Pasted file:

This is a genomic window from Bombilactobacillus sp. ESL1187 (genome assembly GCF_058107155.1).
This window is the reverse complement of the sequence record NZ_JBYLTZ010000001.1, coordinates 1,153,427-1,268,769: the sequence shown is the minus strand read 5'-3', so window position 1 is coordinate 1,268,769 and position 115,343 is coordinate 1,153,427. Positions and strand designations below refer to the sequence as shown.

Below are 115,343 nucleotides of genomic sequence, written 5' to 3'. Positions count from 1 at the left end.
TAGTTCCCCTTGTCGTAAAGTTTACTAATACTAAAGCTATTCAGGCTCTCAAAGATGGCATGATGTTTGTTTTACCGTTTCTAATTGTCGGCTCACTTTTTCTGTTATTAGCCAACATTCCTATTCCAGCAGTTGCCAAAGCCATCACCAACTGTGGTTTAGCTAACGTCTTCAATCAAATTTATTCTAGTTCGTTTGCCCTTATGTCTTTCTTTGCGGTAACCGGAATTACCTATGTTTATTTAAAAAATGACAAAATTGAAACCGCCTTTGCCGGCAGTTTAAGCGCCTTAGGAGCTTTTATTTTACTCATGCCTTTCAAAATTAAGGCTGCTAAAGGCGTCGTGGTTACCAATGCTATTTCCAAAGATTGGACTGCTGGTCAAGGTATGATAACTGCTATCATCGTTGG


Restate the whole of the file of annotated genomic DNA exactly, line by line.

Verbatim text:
This is a genomic window from Bombilactobacillus sp. ESL1187 (genome assembly GCF_058107155.1).
This window is the reverse complement of the sequence record NZ_JBYLTZ010000001.1, coordinates 1,153,427-1,268,769: the sequence shown is the minus strand read 5'-3', so window position 1 is coordinate 1,268,769 and position 115,343 is coordinate 1,153,427. Positions and strand designations below refer to the sequence as shown.

Below are 115,343 nucleotides of genomic sequence, written 5' to 3'. Positions count from 1 at the left end.
TAGTTCCCCTTGTCGTAAAGTTTACTAATACTAAAGCTATTCAGGCTCTCAAAGATGGCATGATGTTTGTTTTACCGTTTCTAATTGTCGGCTCACTTTTTCTGTTATTAGCCAACATTCCTATTCCAGCAGTTGCCAAAGCCATCACCAACTGTGGTTTAGCTAACGTCTTCAATCAAATTTATTCTAGTTCGTTTGCCCTTATGTCTTTCTTTGCGGTAACCGGAATTACCTATGTTTATTTAAAAAATGACAAAATTGAAACCGCCTTTGCCGGCAGTTTAAGCGCCTTAGGAGCTTTTATTTTACTCATGCCTTTCAAAATTAAGGCTGCTAAAGGCGTCGTGGTTACCAATGCTATTTCCAAAGATTGGACTGCTGGTCAAGGTATGATAACTGCTATCATCGTTGG